You might — ? — be able to use this in an attempt to think about the number of ideas and thoughts being contributed to the hashtag. A collection of fifty tweets that, when stripped of all retweets, ends up being one tweet probably has less than a collection with six-thousand tweets that, when stripped of all retweets, ends up containing four thousand tweets. Right? It’s probably a faulty method, but I think it could at least help narrow the set of data you’re looking at, if you’re interested in something like the most active tweeters, or the first time an oft-retweeted sentiment appeared.
The last thing I did was look at links embedded within the tweets, which is something Ed Summers did for #therealuw about a week ago. By using a utility script installed alongside twarc, you can find out which link appeared most often in a certain hashtag. (I think what I’ve done here is slightly incorrect. The first step in this process is unshortening urls, which requires unshrtn, and I could not, for the life of me, figure out how to get that to work. Again: this is a user error.)
Interestingly, running this command turned up links that provide a whole lot of context to the origin and intention behind each hashtag. For instance, the most-tweeted link (90 times) within #therealuw hashtag was a link to a YouTube video created by Patrick Sims, Wisconsin’s Chief Diversity Officer and Vice Provost. (An aside: beware the link, friends. When I viewed it when it was posted, on March 31, the comments section was not open. But between now and then, it seems that the comments section was opened up, and what fills that space now are racist, vile, sickening comments. Hateful, inexcusable sentiments that are just gutting. And I don’t know what to say here, other than I can’t imagine the strength it takes to stand up to hatred like this, and that I support my fellow classmates in their brave, and seemingly unending, activism. We are better for their bravery and, in so many instances, undeserving of their efforts that push on in the face of this oppression.)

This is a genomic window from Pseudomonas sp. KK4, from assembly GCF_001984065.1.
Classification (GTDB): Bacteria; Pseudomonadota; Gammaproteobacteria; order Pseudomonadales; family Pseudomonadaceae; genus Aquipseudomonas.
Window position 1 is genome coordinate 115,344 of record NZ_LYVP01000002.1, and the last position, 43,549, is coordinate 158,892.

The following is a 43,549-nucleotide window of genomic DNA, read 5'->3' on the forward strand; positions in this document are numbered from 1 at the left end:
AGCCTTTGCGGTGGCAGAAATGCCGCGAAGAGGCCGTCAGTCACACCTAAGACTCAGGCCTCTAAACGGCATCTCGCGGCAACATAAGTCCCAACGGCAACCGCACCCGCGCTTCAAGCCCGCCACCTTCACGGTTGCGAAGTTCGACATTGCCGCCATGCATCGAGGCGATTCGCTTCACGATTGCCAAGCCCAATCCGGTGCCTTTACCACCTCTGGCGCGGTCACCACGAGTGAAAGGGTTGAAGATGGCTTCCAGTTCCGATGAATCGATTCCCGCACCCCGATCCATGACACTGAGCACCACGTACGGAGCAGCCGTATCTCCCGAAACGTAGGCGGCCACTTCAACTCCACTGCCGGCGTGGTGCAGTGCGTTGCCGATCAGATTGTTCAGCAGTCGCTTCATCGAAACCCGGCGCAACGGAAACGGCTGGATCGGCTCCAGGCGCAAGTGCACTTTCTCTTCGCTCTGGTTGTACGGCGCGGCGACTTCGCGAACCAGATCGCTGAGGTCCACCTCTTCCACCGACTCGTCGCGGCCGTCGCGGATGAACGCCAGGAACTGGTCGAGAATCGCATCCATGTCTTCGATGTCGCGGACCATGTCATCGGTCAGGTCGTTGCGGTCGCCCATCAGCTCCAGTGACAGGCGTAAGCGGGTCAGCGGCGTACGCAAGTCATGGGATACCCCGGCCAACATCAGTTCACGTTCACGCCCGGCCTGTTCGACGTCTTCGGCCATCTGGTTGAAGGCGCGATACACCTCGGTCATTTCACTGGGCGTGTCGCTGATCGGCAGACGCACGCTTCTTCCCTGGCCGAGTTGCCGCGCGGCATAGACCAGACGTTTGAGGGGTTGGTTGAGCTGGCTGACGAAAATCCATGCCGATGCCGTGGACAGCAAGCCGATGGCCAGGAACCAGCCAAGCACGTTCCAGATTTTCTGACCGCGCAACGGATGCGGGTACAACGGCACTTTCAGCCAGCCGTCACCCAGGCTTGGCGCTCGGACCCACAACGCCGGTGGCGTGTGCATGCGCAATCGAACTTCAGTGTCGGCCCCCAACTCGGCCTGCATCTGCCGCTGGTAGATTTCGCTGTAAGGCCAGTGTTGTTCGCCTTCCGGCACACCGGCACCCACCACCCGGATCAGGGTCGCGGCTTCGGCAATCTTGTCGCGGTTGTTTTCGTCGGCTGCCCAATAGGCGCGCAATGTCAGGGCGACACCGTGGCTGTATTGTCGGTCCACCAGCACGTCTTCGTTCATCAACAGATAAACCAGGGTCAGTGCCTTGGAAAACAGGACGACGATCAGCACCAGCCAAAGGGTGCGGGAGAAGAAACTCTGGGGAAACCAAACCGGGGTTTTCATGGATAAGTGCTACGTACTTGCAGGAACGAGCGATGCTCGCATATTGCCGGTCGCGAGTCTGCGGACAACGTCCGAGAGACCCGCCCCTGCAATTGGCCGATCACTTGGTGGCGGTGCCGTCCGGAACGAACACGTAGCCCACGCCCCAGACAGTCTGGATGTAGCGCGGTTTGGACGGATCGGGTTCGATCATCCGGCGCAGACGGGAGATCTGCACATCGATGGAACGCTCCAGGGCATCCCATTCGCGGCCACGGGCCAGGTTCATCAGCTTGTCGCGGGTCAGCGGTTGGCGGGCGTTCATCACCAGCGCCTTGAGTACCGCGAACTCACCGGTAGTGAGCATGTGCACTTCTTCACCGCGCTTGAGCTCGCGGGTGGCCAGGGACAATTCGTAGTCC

In #dismantledukeoppression, a Guardian article was cited most often, with 125 appearances. And for #reclaimosu, it was a link, tweeted out 117 times, from Afrikan Black Coalition, that listed the movement’s demands.
There are, I’m sure, hundreds of questions you can answer using this data. One question that comes to mind — if you act fast enough — might be the identification of the user who created the hashtag and / or the user that appears most often within the hashtag.
I look at this work from the perspective of an archivist most often. For instance: if we can identify a link that appears over and over within a hashtag, how do we make sure that the link lives on and remains accessible both tomorrow and years from now? And, you know, if we can identify trends as they appear on twitter, can we expect that similar content is being created outside of the Internet? And does a common theme within a hashtag lead us to look for these instances? Are there physical documents that reflect the conversation happening online? Videos? Photographs?
If so, how do we track them down?
As someone entering the field within the next few months, I recognize the need to be an archivist who engages with the source, the movement, the creator. When we wait for content, and people, to come to us, we barely get half the story. When we wait, we get content from those who already exist within the narrative and the archive: the privileged, the white, the rich, the well off. But by venturing out of our stale spaces, we meet new voices, and new people, and new histories, and we become part of the history as it is told by those who are living it — not by those who rewrote it, and not by those act as gatekeepers.
The role of the archivist is changing, I think. And hope. I don’t envision a future where archivists work like they did fifty — or ten — years ago. People create too much information, too quickly, for us to continue to operate like that, right? And so I hope that the profession turns outward: that our role becomes less custodial in nature and, instead, more educational. That archivists no longer protect what they think should live on, but instead teach communities to assure that the things they create outlive them — if they want them to. That our archives are no longer confined to a handful of institutions, but instead exist widely: at libraries, at community centers, within families. And I don’t think this threatens the field, or our institutions, but instead strengthens them.
To wrap, I’d be remiss if I didn’t bring your attention to Documenting the Now. Everything I’ve written about are ideas that the Documenting the Now team has been thinking about, and working toward, for a long time. And I am so excited to watch the work they do, and the conversation they’ve started, as it develops.